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Veterans May Catch a Break in Oregon

veterans

As the 2012 presidential election nears, we will hear two men in suits talking quite a bit about our soldiers.  They will congratulate and praise them, but they will also ignore their basic needs.  Returning home after enduring the daily struggles of a foreign military conflict is not an envious position.  Our government has a responsibility to help who protect our country.  Integrating back into civilian life has proven difficult for many soldiers and with cuts to veteran hospitals and benefits the future does not appear to hold an easier path.

Of course there is an affordable and accessible plan by many to help our soldiers.  Instead of addicting prescription pills that ultimately prove less effective, medical marijuana has been crucial to many returning soldiers.  If we are unwilling to tax, regulate, and stimulate the economy with our antiquated marijuana laws, then of course we would be willing to make an exception for those who ensure our own comfortable lives.  That assumption could not be further from the truth as many states, and The White House have ignored the pleas of veteran organizations.

Recently we did learn there was hope for those soldiers living in Oregon.  Oregonlive.com published an article that describes the efforts of veteran groups and activists seeking to add PTSD to list of conditions that qualify for medical marijuana use.  The article describes the situations of several struggling veterans including Jared Townsend.  Mr. Townsend is an Iraq war veteran and recently said that cannabis use can “balance life out a little bit better.”  He also went on to say “If I get racing thoughts and real worked up, it can break a panic attack pretty quick.”  While there is considerable momentum for attempting to change the law, precedent is not encouraging.  In the 14 years of Oregon’s medical marijuana program only new condition (agitation associated with Alzheimer’s disease) has been added to the list of permissible uses.   In order to get the law changed, a petition will have to be submitted.  Then the Oregon Health Authority will select who sits on a panel to review the submission.  Veteran and marijuana advocates claim that past panels have included many anti marijuana members.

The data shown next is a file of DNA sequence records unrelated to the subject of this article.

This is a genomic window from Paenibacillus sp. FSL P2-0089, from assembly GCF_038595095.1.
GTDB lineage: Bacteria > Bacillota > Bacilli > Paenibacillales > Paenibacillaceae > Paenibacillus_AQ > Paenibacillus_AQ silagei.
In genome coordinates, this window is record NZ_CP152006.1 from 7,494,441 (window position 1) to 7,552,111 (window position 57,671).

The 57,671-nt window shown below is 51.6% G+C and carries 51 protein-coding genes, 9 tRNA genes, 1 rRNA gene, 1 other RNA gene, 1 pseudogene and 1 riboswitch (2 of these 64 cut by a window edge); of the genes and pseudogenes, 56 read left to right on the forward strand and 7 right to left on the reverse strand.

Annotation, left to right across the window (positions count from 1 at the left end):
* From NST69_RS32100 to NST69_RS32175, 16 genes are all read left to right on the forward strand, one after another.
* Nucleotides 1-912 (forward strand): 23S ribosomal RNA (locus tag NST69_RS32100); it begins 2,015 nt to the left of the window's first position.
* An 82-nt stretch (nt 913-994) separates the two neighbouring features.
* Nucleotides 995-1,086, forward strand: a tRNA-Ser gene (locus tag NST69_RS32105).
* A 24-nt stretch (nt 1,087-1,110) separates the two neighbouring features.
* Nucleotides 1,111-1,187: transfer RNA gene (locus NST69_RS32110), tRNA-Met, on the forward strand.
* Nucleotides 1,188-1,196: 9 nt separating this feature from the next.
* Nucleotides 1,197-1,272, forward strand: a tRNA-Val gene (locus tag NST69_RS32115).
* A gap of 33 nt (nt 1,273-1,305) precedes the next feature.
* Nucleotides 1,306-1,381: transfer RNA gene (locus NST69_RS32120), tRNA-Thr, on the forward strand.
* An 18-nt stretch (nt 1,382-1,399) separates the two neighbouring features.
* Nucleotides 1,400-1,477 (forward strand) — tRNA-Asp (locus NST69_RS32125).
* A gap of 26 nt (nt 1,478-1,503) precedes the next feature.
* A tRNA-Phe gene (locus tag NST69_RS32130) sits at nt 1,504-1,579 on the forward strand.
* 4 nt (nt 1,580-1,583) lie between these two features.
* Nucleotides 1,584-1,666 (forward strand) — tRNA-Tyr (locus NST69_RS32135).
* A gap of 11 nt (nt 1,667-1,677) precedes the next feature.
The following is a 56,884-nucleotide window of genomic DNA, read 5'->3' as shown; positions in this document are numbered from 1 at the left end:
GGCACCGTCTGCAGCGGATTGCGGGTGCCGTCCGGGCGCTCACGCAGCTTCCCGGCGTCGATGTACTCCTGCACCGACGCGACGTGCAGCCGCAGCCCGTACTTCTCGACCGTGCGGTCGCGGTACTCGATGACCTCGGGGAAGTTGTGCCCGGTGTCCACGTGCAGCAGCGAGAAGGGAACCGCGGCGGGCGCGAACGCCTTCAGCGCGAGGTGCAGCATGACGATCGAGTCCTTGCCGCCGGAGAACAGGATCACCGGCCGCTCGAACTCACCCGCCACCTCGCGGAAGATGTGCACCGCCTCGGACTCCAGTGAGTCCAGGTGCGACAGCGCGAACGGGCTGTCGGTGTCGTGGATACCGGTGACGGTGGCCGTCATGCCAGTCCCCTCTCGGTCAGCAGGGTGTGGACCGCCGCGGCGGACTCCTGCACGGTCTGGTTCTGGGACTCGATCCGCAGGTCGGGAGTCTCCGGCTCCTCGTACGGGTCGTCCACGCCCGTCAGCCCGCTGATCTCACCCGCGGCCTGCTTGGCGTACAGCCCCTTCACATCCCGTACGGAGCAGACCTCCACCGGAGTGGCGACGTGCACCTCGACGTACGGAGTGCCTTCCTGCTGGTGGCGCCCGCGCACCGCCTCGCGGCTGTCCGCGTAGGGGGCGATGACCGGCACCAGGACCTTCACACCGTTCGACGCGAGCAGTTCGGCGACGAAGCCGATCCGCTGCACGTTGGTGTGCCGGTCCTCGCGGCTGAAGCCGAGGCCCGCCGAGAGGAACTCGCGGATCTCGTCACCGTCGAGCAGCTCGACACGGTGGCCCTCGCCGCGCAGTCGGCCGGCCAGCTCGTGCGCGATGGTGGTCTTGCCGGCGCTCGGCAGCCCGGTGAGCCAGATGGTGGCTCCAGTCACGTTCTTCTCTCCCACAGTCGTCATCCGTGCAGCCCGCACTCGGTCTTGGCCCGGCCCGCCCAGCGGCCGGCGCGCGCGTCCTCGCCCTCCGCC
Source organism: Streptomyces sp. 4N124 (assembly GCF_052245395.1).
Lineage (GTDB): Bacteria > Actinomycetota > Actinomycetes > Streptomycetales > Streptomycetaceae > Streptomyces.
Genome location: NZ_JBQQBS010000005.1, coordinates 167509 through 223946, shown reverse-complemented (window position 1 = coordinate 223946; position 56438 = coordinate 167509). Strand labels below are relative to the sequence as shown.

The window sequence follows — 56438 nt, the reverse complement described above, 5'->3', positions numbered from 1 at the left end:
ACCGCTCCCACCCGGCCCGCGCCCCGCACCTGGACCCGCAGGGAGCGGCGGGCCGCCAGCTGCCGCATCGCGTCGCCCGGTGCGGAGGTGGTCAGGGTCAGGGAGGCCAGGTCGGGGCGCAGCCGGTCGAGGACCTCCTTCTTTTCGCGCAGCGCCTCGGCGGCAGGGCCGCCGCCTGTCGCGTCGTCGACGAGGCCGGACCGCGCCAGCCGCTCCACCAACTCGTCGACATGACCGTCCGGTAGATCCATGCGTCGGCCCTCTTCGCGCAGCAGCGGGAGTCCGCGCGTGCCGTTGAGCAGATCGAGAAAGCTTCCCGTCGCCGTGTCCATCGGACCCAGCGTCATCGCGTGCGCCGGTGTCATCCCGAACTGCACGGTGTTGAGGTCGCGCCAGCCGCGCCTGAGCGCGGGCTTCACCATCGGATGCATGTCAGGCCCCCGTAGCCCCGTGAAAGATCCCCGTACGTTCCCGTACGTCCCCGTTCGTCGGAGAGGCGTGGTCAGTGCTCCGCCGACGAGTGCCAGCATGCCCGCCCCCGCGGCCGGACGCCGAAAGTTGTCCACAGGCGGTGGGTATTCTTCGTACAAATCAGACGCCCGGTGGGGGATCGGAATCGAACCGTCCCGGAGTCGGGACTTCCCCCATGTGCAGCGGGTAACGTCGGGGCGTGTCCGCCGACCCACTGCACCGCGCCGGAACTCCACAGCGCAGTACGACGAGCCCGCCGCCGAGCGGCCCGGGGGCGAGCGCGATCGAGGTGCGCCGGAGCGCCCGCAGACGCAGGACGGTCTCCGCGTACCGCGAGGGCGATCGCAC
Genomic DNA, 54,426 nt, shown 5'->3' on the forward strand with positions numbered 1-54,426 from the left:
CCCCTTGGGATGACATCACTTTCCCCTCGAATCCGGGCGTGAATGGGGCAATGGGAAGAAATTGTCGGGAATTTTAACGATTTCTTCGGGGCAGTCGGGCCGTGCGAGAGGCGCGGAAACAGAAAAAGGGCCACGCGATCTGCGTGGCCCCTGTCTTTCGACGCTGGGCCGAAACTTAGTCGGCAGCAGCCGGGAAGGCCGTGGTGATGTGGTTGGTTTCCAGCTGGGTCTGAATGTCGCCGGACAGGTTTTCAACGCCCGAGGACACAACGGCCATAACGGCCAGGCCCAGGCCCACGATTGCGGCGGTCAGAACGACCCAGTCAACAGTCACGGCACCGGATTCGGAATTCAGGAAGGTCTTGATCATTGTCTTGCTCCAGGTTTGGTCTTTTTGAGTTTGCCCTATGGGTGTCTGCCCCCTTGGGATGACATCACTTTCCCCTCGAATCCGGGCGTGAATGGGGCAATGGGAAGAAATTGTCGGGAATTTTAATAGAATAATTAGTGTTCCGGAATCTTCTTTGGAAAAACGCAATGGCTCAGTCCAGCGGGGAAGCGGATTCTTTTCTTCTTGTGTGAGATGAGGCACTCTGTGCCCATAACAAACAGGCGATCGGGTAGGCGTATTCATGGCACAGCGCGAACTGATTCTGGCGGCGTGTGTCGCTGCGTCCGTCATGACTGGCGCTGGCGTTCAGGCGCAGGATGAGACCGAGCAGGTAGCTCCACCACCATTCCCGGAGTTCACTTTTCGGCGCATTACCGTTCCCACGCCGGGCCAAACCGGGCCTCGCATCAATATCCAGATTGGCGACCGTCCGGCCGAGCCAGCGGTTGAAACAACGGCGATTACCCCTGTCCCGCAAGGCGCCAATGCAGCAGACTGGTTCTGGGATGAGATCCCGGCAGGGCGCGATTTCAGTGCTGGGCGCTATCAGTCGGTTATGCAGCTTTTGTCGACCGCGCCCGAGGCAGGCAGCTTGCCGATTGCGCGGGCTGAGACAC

Research is still not conclusive on just how effective cannabis is toward treating complications associated with PTSD.  Dr. John J. Halpern, an assistant professor of psychiatry at Harvard Medical School said there is an “overabundance of case reports” that suggest that marijuana helps PTSD sufferers.  However he cited political reasons for a lack of research.  Cannabis is the only schedule 1 substance that requires additional review by National Institute on Drug Abuse in order to conduct research.  Many are incensed that the least destructive substance in the schedule 1 category requires so much additional red tape navigation.  Many analysts have noted that a lack of research seems to be a convenient answer as that line can be used over and over by the same lawmakers who simultaneously block the research.  Although research is needed to determine the future of PTSD treatment, we at marijuana.net trusts the tens of thousands of soldiers who have no reason to coordinate a large scale conspiracy.  Our heroes need relief and we cannot arm them to fight foreign wars but simply take away any tools that would help with reintegration.


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